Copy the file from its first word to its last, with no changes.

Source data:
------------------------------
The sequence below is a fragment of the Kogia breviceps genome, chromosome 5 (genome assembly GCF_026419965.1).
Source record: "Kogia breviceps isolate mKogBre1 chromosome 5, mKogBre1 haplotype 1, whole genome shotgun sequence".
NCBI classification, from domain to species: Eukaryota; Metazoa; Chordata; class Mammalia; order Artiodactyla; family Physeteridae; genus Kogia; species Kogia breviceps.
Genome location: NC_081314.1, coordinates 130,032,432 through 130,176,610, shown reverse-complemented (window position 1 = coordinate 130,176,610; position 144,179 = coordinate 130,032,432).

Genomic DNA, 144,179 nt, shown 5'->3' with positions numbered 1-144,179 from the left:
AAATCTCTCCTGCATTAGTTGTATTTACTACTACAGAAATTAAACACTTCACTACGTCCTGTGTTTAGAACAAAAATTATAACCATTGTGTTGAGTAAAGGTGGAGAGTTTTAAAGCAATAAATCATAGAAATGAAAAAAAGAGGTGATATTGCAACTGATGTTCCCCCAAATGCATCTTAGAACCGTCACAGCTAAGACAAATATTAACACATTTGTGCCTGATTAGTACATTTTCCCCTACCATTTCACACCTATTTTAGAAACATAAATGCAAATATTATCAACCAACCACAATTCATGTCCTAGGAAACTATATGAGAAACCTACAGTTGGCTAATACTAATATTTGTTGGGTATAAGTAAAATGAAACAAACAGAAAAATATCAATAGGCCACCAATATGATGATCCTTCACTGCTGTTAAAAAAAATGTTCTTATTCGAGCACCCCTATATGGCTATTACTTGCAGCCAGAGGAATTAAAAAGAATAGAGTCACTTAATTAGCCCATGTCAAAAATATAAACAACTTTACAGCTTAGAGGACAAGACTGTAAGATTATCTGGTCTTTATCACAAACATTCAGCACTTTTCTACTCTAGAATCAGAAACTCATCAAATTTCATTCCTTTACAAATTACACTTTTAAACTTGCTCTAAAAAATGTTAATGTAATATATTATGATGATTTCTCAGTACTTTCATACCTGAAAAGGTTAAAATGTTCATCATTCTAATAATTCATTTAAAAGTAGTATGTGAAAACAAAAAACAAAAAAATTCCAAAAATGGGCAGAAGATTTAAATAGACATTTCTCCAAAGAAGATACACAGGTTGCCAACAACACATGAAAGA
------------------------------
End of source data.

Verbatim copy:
The sequence below is a fragment of the Kogia breviceps genome, chromosome 5 (genome assembly GCF_026419965.1).
Source record: "Kogia breviceps isolate mKogBre1 chromosome 5, mKogBre1 haplotype 1, whole genome shotgun sequence".
NCBI classification, from domain to species: Eukaryota; Metazoa; Chordata; class Mammalia; order Artiodactyla; family Physeteridae; genus Kogia; species Kogia breviceps.
Genome location: NC_081314.1, coordinates 130,032,432 through 130,176,610, shown reverse-complemented (window position 1 = coordinate 130,176,610; position 144,179 = coordinate 130,032,432).

Genomic DNA, 144,179 nt, shown 5'->3' with positions numbered 1-144,179 from the left:
AAATCTCTCCTGCATTAGTTGTATTTACTACTACAGAAATTAAACACTTCACTACGTCCTGTGTTTAGAACAAAAATTATAACCATTGTGTTGAGTAAAGGTGGAGAGTTTTAAAGCAATAAATCATAGAAATGAAAAAAAGAGGTGATATTGCAACTGATGTTCCCCCAAATGCATCTTAGAACCGTCACAGCTAAGACAAATATTAACACATTTGTGCCTGATTAGTACATTTTCCCCTACCATTTCACACCTATTTTAGAAACATAAATGCAAATATTATCAACCAACCACAATTCATGTCCTAGGAAACTATATGAGAAACCTACAGTTGGCTAATACTAATATTTGTTGGGTATAAGTAAAATGAAACAAACAGAAAAATATCAATAGGCCACCAATATGATGATCCTTCACTGCTGTTAAAAAAAATGTTCTTATTCGAGCACCCCTATATGGCTATTACTTGCAGCCAGAGGAATTAAAAAGAATAGAGTCACTTAATTAGCCCATGTCAAAAATATAAACAACTTTACAGCTTAGAGGACAAGACTGTAAGATTATCTGGTCTTTATCACAAACATTCAGCACTTTTCTACTCTAGAATCAGAAACTCATCAAATTTCATTCCTTTACAAATTACACTTTTAAACTTGCTCTAAAAAATGTTAATGTAATATATTATGATGATTTCTCAGTACTTTCATACCTGAAAAGGTTAAAATGTTCATCATTCTAATAATTCATTTAAAAGTAGTATGTGAAAACAAAAAACAAAAAAATTCCAAAAATGGGCAGAAGATTTAAATAGACATTTCTCCAAAGAAGATACACAGGTTGCCAACAACACATGAAAGA